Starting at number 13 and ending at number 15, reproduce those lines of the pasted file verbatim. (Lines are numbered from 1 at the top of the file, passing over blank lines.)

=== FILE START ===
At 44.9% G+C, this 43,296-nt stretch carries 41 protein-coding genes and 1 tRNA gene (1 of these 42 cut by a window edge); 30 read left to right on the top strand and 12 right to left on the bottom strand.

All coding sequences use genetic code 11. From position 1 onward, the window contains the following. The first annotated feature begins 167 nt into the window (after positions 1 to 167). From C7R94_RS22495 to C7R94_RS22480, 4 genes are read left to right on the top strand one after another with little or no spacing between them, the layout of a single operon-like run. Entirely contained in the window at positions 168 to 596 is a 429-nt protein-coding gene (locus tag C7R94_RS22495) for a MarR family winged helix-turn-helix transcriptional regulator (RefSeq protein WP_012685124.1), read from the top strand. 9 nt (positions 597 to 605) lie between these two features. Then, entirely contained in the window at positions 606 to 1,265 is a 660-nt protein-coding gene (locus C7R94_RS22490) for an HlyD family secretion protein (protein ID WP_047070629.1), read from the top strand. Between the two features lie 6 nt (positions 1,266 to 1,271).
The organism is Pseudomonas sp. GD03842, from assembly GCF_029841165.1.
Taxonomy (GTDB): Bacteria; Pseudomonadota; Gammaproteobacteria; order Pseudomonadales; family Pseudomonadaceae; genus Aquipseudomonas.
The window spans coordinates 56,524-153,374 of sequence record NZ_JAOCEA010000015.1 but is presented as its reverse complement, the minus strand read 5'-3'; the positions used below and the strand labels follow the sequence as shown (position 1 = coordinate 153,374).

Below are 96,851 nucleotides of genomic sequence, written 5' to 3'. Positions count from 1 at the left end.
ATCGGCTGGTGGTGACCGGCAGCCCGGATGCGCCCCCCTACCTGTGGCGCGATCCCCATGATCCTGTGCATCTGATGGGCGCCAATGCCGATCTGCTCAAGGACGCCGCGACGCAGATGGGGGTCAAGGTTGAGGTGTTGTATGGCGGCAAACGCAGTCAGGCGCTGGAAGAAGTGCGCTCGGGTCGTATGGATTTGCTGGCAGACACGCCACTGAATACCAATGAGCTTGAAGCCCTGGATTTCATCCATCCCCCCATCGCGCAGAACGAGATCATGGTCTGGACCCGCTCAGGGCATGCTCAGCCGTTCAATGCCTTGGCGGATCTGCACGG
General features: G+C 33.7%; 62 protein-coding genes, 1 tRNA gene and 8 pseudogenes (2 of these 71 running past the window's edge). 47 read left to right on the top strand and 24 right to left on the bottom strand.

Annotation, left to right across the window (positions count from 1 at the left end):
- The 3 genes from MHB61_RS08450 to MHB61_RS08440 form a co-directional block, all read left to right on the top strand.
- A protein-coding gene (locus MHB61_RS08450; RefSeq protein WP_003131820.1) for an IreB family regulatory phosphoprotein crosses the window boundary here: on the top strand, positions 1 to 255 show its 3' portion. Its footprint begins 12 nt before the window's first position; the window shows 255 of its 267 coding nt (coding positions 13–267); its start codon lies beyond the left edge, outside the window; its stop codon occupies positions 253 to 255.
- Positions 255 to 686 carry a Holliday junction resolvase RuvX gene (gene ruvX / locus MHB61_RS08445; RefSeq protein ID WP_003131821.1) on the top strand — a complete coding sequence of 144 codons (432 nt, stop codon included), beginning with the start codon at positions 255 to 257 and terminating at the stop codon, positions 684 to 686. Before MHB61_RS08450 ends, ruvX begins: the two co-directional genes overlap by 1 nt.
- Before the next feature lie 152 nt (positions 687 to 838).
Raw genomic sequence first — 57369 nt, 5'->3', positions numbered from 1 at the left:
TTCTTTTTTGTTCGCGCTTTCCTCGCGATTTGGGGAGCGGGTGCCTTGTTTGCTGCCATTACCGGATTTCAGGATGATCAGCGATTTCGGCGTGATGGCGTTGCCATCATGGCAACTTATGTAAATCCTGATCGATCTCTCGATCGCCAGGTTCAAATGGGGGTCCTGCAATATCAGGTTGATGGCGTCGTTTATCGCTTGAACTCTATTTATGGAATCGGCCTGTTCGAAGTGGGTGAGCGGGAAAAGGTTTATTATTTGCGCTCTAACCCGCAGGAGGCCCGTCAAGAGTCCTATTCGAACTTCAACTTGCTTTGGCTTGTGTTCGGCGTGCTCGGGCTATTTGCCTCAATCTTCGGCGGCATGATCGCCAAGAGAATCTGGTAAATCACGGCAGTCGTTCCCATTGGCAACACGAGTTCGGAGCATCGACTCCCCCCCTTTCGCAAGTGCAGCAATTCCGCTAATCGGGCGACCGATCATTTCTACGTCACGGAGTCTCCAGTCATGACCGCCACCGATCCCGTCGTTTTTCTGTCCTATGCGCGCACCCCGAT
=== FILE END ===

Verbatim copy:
- Before the next feature lie 152 nt (positions 687 to 838).
Raw genomic sequence first — 57369 nt, 5'->3', positions numbered from 1 at the left:
TTCTTTTTTGTTCGCGCTTTCCTCGCGATTTGGGGAGCGGGTGCCTTGTTTGCTGCCATTACCGGATTTCAGGATGATCAGCGATTTCGGCGTGATGGCGTTGCCATCATGGCAACTTATGTAAATCCTGATCGATCTCTCGATCGCCAGGTTCAAATGGGGGTCCTGCAATATCAGGTTGATGGCGTCGTTTATCGCTTGAACTCTATTTATGGAATCGGCCTGTTCGAAGTGGGTGAGCGGGAAAAGGTTTATTATTTGCGCTCTAACCCGCAGGAGGCCCGTCAAGAGTCCTATTCGAACTTCAACTTGCTTTGGCTTGTGTTCGGCGTGCTCGGGCTATTTGCCTCAATCTTCGGCGGCATGATCGCCAAGAGAATCTGGTAAATCACGGCAGTCGTTCCCATTGGCAACACGAGTTCGGAGCATCGACTCCCCCCCTTTCGCAAGTGCAGCAATTCCGCTAATCGGGCGACCGATCATTTCTACGTCACGGAGTCTCCAGTCATGACCGCCACCGATCCCGTCGTTTTTCTGTCCTATGCGCGCACCCCGAT